Dowa Temple

The highlight of the charming Dowa Temple, 5km east of town, is a 4m-high standing Buddha cut into the rock face. The walls of the adjacent cave shrine, carved from solid rock, are covered with excellent Sri Lankan–style Buddhist murals. It's said that King Valagamba (Vattajamini Ahhya) took refuge here in the 1st century BC during his 14-year exile from Anuradhapura. Legend also has it that a secret underground tunnel stretches from this temple all the way to Kandy.

The temple, which is on the road to Badulla, is easy to miss (and the tunnel even easier) if you’re coming by bus, so ask the bus conductor to tell you when to alight.

Ravana waterfall

The popular hill resort of Ella with its views, Ravana waterfall and cosy cafés catering for young-at-heart tourists and backpackers is 12km by road or train from Bandarawela. To the south the former Boer prisoner of war camp and now a naval and military outpost is 6km distant in the forested valley of Diyatalawa.

Lipton’s Seat

Near the Dambatenne tea factory, the Lipton’s Seat lookout rivals the views from World’s End (and it’s free). The Scottish tea baron Sir Thomas Lipton used to survey his burgeoning empire from here.

Take the signed narrow paved road from the tea factory and climb about 7km through lush tea plantations to the lookout. From the tea factory the ascent should take about 2½ hours. The earliest bus leaves Haputale at 6.30am. Look forward to the company of Tamil tea pickers going off to work as you walk uphill to Lipton’s Seat.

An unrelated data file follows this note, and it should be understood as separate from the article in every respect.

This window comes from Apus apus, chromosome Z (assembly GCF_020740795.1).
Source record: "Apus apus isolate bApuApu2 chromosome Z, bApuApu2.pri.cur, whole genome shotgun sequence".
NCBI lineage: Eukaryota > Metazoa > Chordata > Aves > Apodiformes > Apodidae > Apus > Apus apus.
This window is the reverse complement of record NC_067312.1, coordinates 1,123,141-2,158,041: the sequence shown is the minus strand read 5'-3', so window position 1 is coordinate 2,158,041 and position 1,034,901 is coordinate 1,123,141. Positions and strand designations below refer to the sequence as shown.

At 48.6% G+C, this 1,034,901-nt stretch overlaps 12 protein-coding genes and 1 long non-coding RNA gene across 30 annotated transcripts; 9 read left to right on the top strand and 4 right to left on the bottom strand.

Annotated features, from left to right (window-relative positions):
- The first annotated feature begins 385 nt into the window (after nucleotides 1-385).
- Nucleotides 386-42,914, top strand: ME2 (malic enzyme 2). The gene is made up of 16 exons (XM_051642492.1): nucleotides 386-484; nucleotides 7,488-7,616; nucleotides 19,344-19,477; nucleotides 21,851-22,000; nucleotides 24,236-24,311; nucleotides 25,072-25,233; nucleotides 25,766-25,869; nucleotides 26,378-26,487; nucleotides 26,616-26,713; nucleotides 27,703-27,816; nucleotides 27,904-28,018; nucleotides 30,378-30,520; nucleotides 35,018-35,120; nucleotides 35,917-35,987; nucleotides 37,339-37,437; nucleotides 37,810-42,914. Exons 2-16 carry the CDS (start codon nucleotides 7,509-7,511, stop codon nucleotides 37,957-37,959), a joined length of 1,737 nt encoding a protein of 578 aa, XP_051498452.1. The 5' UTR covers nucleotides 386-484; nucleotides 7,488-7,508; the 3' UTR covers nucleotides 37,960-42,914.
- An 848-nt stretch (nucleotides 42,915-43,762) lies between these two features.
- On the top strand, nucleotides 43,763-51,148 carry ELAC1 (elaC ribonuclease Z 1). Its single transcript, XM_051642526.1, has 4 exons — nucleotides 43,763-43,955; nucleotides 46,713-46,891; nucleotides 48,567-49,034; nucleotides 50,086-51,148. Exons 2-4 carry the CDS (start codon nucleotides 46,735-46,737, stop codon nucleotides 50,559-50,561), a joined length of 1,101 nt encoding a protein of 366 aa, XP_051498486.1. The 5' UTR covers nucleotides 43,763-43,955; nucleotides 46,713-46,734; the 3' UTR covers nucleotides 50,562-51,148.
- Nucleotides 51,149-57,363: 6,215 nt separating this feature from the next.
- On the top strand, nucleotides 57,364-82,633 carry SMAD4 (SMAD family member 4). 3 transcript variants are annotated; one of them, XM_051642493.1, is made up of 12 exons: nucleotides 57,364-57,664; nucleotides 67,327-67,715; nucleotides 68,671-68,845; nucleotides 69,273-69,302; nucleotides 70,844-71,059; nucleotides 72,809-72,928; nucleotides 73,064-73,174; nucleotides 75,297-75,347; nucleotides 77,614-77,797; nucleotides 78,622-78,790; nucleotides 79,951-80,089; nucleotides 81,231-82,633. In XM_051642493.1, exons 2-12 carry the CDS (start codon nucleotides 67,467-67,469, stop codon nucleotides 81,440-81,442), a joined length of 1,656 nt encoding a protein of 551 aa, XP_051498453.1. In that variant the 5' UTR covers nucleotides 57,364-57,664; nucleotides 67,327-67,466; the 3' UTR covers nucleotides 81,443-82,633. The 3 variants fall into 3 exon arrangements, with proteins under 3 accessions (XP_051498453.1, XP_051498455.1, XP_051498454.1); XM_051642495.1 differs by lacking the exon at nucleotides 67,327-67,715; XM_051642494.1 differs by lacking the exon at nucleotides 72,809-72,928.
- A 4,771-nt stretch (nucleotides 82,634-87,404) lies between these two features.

Adisham Bungalow

A four km drive from Haputale will lead you to Adisham, a monastery run by Benedictine Monks. Wrapped in the tranquility of the misty hills, Adisham Bungalow attracts every eye that falls on it. The pages of history reveal that the creator of this enthralling place is Sir Thomas Lister Villiers. Sir Thomas Lister Villiers was born in 1869 in Adisham, an ancient village which lies in the hollow of the Kent country side. He was the son of Reverend Prebendary Henry Montegu Villiers who belonged to Clarendon family and his mother was Lady Victoria Russell the daughter of (Grandfather of Sir Thomas Lister Villiers) who was twice the prime minister of Britain (1846 - 52, & 1865 – 66). As leader of the Whig party, he was most responsible for changing its name to the Liberal Party.